Interestingly, Sadat's moves toward peace began with a military action; the instigation of the Yom Kippur War. Egyptian forces were able to press 15 kilometers into Sinai, and this feat impressed the Arab world. The United Nations called the battle to a halt on Oct 24, 1973 by passing "Resolution 338," but this did not stop Egyptian morale from skyrocketing (Anwar Sadat Biography). With increased support from his countrymen, Sadat was then able to call for a potential halt to hostilites; had he attempted to make peace at a time during which his population held low morale, he might not have been able to shrug the feeling that he was, indeed, giving up (Sullivan).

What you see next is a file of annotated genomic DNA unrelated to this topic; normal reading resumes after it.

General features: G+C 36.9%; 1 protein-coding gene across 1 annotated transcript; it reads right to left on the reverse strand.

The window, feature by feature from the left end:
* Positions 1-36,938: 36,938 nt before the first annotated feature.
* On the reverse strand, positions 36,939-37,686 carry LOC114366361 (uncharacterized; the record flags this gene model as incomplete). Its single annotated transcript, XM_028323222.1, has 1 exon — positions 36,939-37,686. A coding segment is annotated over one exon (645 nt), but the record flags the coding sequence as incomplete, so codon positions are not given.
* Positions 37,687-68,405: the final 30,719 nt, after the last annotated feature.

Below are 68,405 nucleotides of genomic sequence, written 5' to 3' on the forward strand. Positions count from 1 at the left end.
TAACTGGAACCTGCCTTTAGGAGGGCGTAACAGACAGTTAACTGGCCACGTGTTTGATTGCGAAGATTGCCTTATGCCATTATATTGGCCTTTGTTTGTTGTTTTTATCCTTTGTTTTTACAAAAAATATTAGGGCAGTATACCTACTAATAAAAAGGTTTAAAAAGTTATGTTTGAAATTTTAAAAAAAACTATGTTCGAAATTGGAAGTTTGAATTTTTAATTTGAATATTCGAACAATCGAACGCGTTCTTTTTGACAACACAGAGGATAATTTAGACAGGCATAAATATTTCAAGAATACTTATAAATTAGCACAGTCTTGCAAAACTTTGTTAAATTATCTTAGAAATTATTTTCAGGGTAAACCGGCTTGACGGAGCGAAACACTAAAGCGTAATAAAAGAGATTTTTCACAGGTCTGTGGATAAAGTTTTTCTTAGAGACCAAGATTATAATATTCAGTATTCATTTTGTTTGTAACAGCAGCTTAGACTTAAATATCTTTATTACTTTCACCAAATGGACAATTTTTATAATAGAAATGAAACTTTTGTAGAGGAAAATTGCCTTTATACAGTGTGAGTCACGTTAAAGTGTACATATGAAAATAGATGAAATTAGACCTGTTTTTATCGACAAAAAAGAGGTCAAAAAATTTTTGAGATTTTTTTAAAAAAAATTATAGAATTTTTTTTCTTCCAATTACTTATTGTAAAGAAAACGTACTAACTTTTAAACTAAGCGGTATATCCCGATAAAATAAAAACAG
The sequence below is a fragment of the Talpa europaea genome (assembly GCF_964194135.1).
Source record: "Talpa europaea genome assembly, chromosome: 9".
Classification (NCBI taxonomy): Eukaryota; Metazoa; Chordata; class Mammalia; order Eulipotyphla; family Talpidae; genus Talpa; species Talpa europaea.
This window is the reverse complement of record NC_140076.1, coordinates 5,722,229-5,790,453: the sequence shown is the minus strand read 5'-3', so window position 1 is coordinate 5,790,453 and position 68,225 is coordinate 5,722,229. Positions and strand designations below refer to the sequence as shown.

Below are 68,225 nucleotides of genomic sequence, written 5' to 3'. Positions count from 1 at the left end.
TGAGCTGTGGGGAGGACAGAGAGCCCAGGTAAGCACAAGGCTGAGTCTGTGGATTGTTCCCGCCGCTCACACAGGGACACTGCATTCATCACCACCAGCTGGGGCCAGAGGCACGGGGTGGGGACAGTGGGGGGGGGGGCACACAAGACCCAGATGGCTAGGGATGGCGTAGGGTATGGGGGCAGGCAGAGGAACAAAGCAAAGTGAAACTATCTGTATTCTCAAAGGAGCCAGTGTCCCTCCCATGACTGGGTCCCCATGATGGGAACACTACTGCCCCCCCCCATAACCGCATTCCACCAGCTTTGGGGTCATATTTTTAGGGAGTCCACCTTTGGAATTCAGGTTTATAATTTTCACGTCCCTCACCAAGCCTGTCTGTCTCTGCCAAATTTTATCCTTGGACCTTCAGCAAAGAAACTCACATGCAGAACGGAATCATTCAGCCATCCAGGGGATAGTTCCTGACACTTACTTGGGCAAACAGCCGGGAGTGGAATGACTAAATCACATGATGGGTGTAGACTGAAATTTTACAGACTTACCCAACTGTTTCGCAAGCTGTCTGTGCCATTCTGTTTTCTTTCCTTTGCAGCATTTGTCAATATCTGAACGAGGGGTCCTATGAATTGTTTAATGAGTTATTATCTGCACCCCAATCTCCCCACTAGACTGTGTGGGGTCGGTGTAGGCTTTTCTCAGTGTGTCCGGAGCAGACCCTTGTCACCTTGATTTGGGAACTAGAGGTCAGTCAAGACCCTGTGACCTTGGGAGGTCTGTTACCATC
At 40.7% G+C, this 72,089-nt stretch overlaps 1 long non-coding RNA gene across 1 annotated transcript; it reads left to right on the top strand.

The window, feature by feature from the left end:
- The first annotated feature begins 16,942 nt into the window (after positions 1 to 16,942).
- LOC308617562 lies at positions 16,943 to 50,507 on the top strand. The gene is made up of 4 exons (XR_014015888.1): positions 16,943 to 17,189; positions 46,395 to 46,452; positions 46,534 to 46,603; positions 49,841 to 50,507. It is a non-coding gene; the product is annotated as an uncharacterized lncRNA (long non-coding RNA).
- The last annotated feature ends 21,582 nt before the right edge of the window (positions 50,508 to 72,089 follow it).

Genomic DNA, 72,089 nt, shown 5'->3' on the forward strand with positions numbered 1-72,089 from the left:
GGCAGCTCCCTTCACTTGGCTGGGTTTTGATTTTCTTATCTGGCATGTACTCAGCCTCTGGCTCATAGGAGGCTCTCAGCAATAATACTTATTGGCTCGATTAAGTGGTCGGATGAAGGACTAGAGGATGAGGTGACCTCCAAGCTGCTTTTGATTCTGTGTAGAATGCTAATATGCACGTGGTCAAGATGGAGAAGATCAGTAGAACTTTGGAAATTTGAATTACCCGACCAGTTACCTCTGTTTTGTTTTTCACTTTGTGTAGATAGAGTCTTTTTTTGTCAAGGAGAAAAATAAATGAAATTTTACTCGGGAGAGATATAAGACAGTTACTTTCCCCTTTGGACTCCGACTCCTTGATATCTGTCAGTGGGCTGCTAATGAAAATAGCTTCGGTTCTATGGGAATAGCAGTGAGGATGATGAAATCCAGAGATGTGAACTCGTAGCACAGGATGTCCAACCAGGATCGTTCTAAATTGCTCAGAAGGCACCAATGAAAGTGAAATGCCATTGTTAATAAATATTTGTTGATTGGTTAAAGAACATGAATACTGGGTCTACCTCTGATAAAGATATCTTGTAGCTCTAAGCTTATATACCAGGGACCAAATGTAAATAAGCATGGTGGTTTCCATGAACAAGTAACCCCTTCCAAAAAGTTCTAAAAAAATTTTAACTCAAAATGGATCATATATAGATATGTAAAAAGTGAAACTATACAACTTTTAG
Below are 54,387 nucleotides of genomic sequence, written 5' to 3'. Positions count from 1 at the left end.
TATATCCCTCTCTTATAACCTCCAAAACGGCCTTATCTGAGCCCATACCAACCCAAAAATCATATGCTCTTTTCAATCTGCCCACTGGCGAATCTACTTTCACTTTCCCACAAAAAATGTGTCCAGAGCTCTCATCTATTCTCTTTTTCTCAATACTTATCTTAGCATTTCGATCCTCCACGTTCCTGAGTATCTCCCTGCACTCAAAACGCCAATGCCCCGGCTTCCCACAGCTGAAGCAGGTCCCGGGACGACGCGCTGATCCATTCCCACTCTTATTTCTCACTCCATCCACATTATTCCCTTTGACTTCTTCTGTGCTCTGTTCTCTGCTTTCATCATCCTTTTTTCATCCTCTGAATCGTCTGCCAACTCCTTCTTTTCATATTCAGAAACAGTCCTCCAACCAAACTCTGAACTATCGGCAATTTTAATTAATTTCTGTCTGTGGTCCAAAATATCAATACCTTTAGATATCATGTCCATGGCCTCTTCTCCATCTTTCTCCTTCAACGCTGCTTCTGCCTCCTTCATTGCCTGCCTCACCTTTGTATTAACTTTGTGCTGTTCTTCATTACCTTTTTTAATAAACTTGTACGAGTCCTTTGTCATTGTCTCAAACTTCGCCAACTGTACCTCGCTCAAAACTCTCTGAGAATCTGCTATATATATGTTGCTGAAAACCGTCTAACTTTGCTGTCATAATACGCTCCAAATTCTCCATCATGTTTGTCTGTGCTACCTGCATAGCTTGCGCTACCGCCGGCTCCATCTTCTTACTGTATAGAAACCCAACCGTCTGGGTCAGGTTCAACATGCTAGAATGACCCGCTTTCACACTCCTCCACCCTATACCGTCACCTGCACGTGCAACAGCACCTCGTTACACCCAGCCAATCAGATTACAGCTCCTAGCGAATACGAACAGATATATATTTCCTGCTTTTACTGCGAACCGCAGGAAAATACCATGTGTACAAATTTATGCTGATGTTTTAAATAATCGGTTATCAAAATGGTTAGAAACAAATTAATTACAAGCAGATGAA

On November 14th, 1977, in an impassioned interview with CBS-TV's esteemed journalist Walter Cronkite, Sadat expressed his readiness to visit Israel, if asked. The Israeli government responded with a formal invitation, which Sadat wasted no time in accepting (Times). In essence, Sadat's bold move redefined the entirety of the peace process that had been stalled in the Middle East for decades. The essential question was no longer "is peace possible?", but rather, "What sort of peace is possible?" by framing conversation in this manner, many more opportunities presented themselves. Sadat spoke of peace and prosperity for all in his address to the knesset, and Israeli leader Menachem Begin followed up by visitng Sadat's private residence in Egypt not long afterwards. Israeli Defense ministers met with Egyptian generals to go over military maps, and discuss possible treaties and other military negotiations (Times). All in all, the timbre of conversation between the Israeli and Egyptian governments had shifted towards a much more pleasant tone.